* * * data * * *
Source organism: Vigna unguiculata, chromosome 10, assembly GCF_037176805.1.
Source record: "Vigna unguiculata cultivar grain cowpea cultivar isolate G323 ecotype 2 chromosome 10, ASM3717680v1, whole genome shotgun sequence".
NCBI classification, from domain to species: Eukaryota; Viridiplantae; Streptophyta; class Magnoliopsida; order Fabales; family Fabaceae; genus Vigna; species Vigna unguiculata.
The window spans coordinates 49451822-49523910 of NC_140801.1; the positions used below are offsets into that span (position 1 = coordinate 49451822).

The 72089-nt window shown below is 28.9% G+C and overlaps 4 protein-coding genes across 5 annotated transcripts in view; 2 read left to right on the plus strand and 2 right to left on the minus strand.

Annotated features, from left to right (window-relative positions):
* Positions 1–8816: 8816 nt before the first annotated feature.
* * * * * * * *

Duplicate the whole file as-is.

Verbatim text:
Source organism: Vigna unguiculata, chromosome 10, assembly GCF_037176805.1.
Source record: "Vigna unguiculata cultivar grain cowpea cultivar isolate G323 ecotype 2 chromosome 10, ASM3717680v1, whole genome shotgun sequence".
NCBI classification, from domain to species: Eukaryota; Viridiplantae; Streptophyta; class Magnoliopsida; order Fabales; family Fabaceae; genus Vigna; species Vigna unguiculata.
The window spans coordinates 49451822-49523910 of NC_140801.1; the positions used below are offsets into that span (position 1 = coordinate 49451822).

The 72089-nt window shown below is 28.9% G+C and overlaps 4 protein-coding genes across 5 annotated transcripts in view; 2 read left to right on the plus strand and 2 right to left on the minus strand.

Annotated features, from left to right (window-relative positions):
* Positions 1–8816: 8816 nt before the first annotated feature.